As I methodically deleted e-mails, I stumbled across one with an affirmation advising me to bless everyone I meet. Seriously? Bless the people who might be laying me off? I granted myself the luxury of an eye roll, and then told myself to put my money where my mouth is.

With that thought, I grabbed my notebook and wrote that I was willing (to be willing) to consider that this day was awful for everyone—and all involved could probably use some support from the universe.

Suddenly, it was time to leave, and I drew on every ounce of strength, compassion, and courage I could while walking to the meeting. I waited on a couch outside the meeting room, turning a small glass ladybug in my hand, a totem I put in my pocket that morning.

While glancing at the time on my phone, I received a notification that someone had just tweeted about me. Curious, I looked at the Twitter feed. Gary Doi, the editor of A Hopeful Sign, had just tweeted: “Carolyn Solares shares an important lesson on gratitude,” along with the link to my article.

The time of the tweet was 1:57 PM—three minutes before my meeting. (I’m not making this up.)

I smiled while shaking my head, my own words encouraging me to tune in to something bigger and wiser than any defense mechanism. Then I took a few more deep breaths before I entered the conference room.

I didn’t coach myself to be calm or confident entering the meeting. I just had the presence of mind—and heart—to be calm and confident. And I watched myself reach beyond the tension and agitation in the room as I asked the two people delivering the news to slow down.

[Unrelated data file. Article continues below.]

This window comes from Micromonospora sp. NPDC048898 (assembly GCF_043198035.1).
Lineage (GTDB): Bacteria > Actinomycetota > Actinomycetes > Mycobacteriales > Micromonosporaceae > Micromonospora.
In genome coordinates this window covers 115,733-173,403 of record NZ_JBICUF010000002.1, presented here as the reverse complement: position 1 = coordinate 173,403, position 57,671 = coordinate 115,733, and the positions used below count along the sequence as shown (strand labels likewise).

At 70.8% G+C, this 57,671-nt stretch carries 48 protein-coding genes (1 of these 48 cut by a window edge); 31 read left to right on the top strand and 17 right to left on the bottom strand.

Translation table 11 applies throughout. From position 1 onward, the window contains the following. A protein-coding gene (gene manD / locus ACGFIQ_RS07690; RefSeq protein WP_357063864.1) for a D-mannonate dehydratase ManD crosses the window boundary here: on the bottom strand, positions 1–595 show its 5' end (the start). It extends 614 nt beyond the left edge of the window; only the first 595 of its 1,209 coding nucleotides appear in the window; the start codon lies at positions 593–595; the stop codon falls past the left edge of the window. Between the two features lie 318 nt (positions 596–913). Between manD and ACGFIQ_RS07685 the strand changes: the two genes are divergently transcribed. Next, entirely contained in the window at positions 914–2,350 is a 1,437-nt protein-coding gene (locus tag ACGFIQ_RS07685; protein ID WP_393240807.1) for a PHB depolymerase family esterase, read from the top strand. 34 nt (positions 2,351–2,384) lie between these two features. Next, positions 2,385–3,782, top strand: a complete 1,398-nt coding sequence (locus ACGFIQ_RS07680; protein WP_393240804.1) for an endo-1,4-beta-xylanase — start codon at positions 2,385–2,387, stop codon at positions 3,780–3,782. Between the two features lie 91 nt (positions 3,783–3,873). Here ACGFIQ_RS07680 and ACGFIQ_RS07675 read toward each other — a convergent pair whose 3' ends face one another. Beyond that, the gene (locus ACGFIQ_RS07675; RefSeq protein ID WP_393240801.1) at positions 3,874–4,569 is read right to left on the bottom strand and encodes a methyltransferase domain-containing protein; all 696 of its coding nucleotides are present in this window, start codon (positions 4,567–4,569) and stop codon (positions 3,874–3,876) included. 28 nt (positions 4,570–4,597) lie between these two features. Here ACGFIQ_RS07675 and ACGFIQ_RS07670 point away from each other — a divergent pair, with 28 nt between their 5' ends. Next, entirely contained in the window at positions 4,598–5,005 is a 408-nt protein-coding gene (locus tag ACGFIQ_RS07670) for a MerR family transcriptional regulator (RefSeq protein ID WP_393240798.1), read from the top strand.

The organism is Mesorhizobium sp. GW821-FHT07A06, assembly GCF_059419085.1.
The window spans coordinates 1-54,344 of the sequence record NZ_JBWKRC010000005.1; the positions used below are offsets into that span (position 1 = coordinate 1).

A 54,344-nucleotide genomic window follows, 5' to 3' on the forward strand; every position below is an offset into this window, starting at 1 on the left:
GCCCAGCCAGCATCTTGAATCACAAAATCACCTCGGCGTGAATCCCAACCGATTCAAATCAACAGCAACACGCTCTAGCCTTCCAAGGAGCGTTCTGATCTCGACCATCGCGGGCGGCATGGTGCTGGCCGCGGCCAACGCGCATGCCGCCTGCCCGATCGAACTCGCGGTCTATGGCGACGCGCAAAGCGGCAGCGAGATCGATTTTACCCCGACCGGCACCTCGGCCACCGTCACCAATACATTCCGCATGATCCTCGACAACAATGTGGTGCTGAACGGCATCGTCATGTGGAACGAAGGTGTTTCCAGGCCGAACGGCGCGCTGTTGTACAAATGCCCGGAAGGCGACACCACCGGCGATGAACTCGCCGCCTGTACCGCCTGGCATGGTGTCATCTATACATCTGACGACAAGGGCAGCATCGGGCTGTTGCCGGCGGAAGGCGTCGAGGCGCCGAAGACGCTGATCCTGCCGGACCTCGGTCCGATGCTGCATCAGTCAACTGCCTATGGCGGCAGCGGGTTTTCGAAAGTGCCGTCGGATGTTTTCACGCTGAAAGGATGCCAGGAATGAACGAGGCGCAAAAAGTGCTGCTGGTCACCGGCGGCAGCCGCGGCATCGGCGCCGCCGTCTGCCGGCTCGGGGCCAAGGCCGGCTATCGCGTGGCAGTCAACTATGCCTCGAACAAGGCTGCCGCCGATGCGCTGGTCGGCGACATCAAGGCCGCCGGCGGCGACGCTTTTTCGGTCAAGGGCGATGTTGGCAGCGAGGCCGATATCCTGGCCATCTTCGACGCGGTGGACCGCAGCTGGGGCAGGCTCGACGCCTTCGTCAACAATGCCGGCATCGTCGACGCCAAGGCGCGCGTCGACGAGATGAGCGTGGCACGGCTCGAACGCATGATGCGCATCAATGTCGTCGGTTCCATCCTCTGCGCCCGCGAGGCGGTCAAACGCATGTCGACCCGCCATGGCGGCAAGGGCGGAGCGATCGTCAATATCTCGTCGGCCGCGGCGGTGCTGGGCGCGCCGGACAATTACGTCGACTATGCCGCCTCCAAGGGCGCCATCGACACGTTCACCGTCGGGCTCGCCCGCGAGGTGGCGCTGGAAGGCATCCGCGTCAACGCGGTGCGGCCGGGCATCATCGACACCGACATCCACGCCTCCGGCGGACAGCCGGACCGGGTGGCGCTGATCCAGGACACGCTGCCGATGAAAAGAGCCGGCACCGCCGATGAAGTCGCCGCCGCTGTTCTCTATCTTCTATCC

I didn’t remind myself to breathe; I just breathed easily and deeply. And with my breaths, I felt the frenzied tempo pulsing in the room also slow down. Somehow, I knew exactly what to say. Even more spectacularly, I knew exactly how to listen with empathy to the energy of the people in the room that belied their formal legal script.

When the meeting was over, I knew that something extraordinary had occurred in those few minutes. I had shown up fully in the most challenging and potentially demoralizing of circumstances.

Still having five days remaining until my last day, I walked with purpose to the cafeteria for something to drink. En route, I saw that I still held the ladybug in the (very sweaty) palm of my hand.